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I’d Rather Be Learning JavaScript

July 27, 2015

When I started this blog I really thought it would be more about my struggles to learn the Japanese language. I made a good start at learning and for about four weeks I studied about an hour a day. Then we went on the farewell tour and I had more interesting things to do and blog about.

Realistically I think I am 2 years away from being conversational in Japanese. If I really apply myself. That is a very long term goal that doesn’t seem to break down very easily. I can chop up the learning into small groups of words and kanji, but it still feels like I am talking like a toddler raised by ferrets (Japanese ferrets of course).

Most of the languages I have learned in my life are not spoken to other people, but to computers and there is a nice incremental feedback loop with almost all programming languages. I can get the computer to talk back to me within just a few hours (minutes?). After a few weeks or months with a new language I can create something that looks like it might be useful. As an added bonus the computer very rarely laughs at you when you mispronounce a word and ask for “directions to the closest duck house.” In that instance if the computer knows where a duck lives it tells you and waits for you to ask another question. I keep waiting for an aha moment when I figure out how to apply my ability to learn new programming languages to learning Japanese. If it ever happens I’ll let you know.

My father studied Japanese full time for a year before our family moved there and most of it still seems to be floating around in his brain. During my studying I have sent him a few questions. His response is usually a quick and informative, but I knew I was in trouble after he answered my question trying to clarify the Japanese articles, Wa, O, and Ga.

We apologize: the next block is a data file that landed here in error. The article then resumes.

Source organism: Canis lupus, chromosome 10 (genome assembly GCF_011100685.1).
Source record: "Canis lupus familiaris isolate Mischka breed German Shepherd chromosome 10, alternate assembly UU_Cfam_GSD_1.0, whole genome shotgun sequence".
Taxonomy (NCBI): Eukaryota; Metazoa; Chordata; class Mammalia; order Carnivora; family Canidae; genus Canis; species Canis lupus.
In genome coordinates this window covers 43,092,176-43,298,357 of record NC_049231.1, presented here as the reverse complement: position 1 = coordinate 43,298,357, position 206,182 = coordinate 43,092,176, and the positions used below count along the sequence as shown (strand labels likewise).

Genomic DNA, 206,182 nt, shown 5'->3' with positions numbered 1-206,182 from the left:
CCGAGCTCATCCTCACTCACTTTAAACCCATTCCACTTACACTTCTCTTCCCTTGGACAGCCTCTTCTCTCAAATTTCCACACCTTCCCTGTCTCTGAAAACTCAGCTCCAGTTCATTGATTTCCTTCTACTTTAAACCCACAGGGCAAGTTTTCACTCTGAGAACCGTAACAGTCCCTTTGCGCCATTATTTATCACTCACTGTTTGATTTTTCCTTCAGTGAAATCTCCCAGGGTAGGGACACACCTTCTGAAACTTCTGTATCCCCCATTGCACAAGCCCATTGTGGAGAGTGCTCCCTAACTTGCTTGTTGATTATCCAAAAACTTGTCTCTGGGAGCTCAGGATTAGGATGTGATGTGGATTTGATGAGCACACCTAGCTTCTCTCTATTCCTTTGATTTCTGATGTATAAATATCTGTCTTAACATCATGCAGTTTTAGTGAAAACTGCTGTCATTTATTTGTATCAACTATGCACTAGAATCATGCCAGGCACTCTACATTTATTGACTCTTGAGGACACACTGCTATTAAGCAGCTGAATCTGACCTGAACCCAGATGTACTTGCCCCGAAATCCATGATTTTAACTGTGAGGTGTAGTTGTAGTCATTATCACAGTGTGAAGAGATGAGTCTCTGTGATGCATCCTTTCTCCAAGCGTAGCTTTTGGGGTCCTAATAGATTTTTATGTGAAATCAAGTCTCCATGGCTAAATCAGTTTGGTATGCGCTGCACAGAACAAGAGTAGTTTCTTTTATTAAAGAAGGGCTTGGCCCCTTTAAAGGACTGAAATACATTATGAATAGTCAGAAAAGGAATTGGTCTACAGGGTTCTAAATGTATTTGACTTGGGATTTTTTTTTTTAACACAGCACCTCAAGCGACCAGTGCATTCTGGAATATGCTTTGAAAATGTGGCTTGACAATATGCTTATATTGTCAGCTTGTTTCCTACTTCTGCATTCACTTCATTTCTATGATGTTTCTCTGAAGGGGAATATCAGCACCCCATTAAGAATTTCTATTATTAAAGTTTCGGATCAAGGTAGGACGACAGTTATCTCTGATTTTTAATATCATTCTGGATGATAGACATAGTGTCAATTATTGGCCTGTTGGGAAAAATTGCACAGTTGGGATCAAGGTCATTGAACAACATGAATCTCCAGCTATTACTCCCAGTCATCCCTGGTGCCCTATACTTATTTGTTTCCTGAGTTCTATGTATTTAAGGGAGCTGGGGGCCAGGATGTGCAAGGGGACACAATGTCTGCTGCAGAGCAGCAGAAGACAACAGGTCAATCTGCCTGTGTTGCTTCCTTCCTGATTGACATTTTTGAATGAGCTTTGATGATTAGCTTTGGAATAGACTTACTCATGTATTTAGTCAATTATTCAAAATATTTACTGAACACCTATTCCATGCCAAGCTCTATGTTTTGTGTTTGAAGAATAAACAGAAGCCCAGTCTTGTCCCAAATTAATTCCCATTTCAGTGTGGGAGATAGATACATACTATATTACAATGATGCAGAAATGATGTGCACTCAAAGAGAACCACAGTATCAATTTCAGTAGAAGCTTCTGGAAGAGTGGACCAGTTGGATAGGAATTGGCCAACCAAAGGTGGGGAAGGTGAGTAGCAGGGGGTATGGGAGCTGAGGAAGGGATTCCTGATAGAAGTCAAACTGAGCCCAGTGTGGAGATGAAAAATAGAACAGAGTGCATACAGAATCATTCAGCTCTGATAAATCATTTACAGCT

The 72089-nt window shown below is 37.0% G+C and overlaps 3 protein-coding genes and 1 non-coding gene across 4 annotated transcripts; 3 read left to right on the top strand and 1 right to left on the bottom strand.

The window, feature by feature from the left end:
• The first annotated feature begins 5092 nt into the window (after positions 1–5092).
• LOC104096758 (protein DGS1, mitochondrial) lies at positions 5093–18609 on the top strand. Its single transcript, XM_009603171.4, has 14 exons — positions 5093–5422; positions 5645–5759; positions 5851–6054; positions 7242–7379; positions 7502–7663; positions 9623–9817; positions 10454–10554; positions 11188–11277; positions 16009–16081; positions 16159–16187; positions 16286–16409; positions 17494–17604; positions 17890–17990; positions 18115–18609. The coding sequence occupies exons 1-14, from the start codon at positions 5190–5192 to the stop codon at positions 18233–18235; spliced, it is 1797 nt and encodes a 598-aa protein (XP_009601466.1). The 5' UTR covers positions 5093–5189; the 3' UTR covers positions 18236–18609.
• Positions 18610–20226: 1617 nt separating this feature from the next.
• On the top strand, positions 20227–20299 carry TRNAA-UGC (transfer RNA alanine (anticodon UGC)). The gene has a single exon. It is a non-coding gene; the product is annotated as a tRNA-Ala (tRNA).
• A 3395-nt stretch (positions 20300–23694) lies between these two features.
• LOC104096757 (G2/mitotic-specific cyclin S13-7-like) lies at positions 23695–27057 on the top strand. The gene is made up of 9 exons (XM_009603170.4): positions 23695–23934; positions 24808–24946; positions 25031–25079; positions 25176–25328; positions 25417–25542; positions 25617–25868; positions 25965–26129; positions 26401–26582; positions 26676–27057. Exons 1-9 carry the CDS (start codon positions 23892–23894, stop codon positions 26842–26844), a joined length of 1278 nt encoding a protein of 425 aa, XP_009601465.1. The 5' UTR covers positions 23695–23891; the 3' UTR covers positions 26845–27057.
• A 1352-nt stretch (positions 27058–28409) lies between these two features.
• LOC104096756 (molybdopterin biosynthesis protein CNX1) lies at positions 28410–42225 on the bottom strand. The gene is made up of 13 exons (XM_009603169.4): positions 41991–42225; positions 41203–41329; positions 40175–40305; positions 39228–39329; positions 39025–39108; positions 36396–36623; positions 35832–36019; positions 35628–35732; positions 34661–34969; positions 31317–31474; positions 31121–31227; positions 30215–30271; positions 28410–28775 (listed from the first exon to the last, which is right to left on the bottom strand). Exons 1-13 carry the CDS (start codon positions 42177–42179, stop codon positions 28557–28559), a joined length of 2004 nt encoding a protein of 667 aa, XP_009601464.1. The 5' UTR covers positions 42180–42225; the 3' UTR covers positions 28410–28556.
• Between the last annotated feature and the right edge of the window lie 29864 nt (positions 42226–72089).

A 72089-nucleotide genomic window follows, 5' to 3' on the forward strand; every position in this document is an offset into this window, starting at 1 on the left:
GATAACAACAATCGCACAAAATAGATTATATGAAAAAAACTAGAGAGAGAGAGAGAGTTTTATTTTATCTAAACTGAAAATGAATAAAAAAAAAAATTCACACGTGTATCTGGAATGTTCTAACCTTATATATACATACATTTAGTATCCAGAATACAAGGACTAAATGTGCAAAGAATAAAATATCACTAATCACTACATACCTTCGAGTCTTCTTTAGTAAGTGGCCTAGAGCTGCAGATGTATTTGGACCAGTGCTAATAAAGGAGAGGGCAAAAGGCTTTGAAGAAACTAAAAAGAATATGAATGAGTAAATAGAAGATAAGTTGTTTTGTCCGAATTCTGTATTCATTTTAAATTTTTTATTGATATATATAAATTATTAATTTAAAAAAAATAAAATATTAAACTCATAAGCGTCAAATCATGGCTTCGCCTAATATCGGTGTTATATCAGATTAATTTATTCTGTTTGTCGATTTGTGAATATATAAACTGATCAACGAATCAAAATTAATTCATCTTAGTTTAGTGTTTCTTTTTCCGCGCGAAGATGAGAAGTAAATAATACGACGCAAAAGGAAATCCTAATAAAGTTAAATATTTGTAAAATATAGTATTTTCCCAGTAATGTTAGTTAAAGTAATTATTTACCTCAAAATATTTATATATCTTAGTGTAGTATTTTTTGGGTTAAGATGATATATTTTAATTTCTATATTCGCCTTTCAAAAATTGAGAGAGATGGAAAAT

His answer:
O is usually used with a direct object. Wa/Ga is inscrutable for gaijin!
First, I looked up what a direct object is. Then I let the horrible feeling sink in that I could study this language for years and never really understand it.
[07/29/2015 Update: In an effort to further procrastinate learning Japanese I did start learning Javascript. I’m using Codecademy and freeCodeCamp.]

Kanji for the day: 学生     がくせい     gakusei     student

3 Comments leave one →
  1. July 27, 2015 10:35 pm

    I took JFL at ASIJ for 6 years – got to about 3rd or 4th year level – 20 years later finally got the hang of it. I think of は as a topic marker and が as a subject marker. So if you say ぼくはえいががおもしろいとおもいます。 it can be translated as “As for me, I think movies are interesting.”

    One of the key things that was never taught to me is that in Japanese, the verb comes last, so SOV (subject/object/verb) as opposed to SVO like English (and Chinese). The particles are nuts and I didn’t get those until recently – they kind of mark off parts of speech or even whole clauses. The whole system actually makes a lot of sense! Just takes a long time to internalize…

  2. July 27, 2015 10:25 pm

    To be honest a lot of the intricacies (the wa/ga mystery, where to stick an o) are things that are much more efficiently learned just being here in the country and getting exposed to nonstop speech. So you’re headed in the right direction to jumpstart your learning program.

    The other part of the mix: once you get here, you learn pretty quickly that the intricacies can be left for later, since early on you’re going to be using simple combinations of verbs and nouns to put your thoughts together. No sense in plunging into the deep end of the pool right away!

  3. Janet Koplos permalink
    July 27, 2015 10:17 pm

    Well, when we lived there (and never learned conversational Japanese), the wisdom was that you only mastered it if you had a “walking dictionary,” i.e., a Japanese girlfriend or boyfriend. I don’t think that’s an option for you!

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